People had been so touched by Caralynn’s story and, unbeknownst to me, many of my friends had been following her story on Facebook already because another Waldorf doll maker, Dragonfly’s Hollow, had sent a doll to Caralynn. People were happy to have a way to channel their grief at Caralynn’s passing into a tangible gift for the Johnson family. Etsy sellers sent donations from their shops and gift certificates. Individuals sent money for purchasing two Bamboletta Dolls directly from the owner, who sold them to me at cost. All in all, we put together a care package whose ‘value’ (as though one can put a dollar amount on comforting gifts) would have been over $1,000. I was blown away by peoples’ generosity. And yet I still didn’t feel like it was ‘enough’ – my gratitude still stretched beyond the gifts I was going to give.
I wrapped and boxed the gifts. The friend who had previously offered to pay for shipping was now, due to unforeseen circumstances, unable to, so I was in the midst of figuring out how to afford it. With my husband and I both unemployed and barely scraping by, paying for it myself was not possible. Jeni’s husband, Chris, had just begun his first deployment so I felt even more adamant that I needed to find a way to get the packages to Jeni. Then she messaged me again. She had the last of the milk she’d pumped for Caralynn at her house. Would I like to come to El Paso and pick it up?
I hadn’t realized how close El Paso was. All I needed was money to fill the gas tank to get there and back – and three generous ladies chipped in and paid for this. My steadfast friend Emily volunteered to go along for the ride on her day off. A relieved Reuben stayed home with our older daughter Alice, and Emily and I went, baby in tow, to El Paso on the two-month anniversary of Caralynn’s passing. Picasso was the exact age, to the day, at which Caralynn had died.
In addition to making phone calls, I’m also afraid of driving on the interstate. I spent the first half of the drive gripping the steering wheel and feeling slightly queasy, especially any time I had to pass a truck or was passed by one. At the Dragoon Road exit I drove over a bump and had a flashback to a summer 2010 flight. Flying over a tornado zone, our plane encountered turbulence that was ‘a 14 on a scale of 1-7’ according to the flight attendants, who had also believed we were going to die. I grounded myself.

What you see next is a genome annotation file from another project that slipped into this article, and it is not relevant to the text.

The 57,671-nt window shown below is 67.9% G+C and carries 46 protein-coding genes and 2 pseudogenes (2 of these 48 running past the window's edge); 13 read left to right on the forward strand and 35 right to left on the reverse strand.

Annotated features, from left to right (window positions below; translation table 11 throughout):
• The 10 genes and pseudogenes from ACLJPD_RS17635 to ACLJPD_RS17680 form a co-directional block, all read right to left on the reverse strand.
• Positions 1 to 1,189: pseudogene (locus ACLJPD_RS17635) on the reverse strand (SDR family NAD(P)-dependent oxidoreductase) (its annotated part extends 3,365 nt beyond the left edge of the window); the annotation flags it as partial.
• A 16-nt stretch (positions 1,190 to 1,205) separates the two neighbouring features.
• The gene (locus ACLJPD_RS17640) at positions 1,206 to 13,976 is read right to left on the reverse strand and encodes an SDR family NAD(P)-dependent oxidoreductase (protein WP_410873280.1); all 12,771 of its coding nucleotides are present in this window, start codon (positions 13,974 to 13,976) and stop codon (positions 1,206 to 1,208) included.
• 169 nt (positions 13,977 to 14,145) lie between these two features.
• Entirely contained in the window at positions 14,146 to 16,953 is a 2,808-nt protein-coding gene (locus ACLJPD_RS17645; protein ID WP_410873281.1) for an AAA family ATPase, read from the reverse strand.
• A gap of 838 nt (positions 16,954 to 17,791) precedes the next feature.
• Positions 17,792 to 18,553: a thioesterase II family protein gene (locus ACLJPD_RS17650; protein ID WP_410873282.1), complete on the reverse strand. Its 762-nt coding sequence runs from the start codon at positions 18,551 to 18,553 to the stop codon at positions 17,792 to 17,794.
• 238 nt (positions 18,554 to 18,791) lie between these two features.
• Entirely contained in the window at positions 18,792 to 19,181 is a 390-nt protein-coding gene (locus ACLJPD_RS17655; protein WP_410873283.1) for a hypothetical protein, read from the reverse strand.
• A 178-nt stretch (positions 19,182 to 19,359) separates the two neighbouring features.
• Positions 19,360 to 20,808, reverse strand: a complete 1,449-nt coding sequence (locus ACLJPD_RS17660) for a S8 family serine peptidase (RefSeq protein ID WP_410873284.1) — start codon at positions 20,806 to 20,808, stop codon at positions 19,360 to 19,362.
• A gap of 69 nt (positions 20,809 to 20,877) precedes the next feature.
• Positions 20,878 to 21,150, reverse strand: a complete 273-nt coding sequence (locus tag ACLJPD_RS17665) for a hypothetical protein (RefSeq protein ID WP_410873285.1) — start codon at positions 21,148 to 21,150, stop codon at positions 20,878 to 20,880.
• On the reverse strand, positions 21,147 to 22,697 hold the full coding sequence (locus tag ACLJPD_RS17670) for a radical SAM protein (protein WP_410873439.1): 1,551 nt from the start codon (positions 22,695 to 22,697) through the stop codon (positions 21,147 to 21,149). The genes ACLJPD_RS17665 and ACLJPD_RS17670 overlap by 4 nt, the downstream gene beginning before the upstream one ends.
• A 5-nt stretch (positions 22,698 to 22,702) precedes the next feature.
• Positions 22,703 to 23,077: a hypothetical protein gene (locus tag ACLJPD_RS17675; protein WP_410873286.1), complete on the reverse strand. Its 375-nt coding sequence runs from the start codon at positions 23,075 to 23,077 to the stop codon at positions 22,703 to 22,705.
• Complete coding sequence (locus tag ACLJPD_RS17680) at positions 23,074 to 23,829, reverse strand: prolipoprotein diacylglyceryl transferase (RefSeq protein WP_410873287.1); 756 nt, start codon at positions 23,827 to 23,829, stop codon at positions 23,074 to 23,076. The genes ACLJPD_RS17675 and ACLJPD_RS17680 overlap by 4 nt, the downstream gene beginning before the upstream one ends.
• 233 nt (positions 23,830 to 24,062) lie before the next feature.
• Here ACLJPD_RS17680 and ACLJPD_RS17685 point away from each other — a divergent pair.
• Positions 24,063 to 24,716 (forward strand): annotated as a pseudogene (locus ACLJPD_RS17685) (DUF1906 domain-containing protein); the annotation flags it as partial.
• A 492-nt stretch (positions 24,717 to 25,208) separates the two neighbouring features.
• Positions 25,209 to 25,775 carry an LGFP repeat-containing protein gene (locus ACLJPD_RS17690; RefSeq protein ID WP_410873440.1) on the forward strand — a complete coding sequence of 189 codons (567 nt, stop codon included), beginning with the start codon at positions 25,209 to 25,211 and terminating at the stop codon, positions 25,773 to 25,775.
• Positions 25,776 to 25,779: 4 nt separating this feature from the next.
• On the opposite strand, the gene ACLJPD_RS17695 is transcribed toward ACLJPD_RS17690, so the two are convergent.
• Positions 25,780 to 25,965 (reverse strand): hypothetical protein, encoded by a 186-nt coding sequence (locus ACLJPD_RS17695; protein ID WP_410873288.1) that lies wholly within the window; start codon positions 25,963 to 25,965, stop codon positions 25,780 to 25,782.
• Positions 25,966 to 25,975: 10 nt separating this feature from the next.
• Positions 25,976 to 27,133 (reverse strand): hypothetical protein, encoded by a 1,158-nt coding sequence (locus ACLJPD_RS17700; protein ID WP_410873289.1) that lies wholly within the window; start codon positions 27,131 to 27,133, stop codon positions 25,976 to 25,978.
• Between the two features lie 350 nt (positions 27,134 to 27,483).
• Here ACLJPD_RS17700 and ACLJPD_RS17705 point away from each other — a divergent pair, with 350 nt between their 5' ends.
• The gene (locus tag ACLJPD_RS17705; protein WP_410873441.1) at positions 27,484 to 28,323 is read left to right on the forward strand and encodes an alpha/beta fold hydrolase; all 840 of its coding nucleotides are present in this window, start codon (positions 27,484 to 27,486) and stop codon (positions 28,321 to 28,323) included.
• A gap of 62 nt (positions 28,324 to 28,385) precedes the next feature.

Emily and I used this time to catch up. I hauled out the Lactina Select breast pump in gas station parking lots with the windows down, diligently collecting my 5mls at a time. Emily bounced the baby or walked her around. I downed a crazily indulgent 54oz soy mocha Reuben had made me before I left.
It wasn’t just fear of the interstate. I also worried I’d say something stupid that I’d obsess about for weeks. How would I know how long to stay? I’d always felt socially inept. Again, I focused on why I was going: to deliver the big boxes and pick up two more weeks of breastmilk for my baby.
Then we were approaching Fort Bliss and I had to pay closer attention because we were driving over a mountain. It was the first time I’d been on a military base and I joked with Emily I was a little disappointed that there wasn’t a gate with armed guards to ask what we were doing so I could tell them we were going to pick up breastmilk. Instead, we drove straight into a comfortable neighborhood with grassy lawns, tall trees and beige military houses. The mid-afternoon light softened my nerves. I found Jeni’s house number and balanced the three big care package boxes while Emily carried Picasso. ‘What if it’s the wrong house?’ I thought, but then Caralynn’s name and birth- and death-dates were scrawled on the door in washable paint. We were definitely there.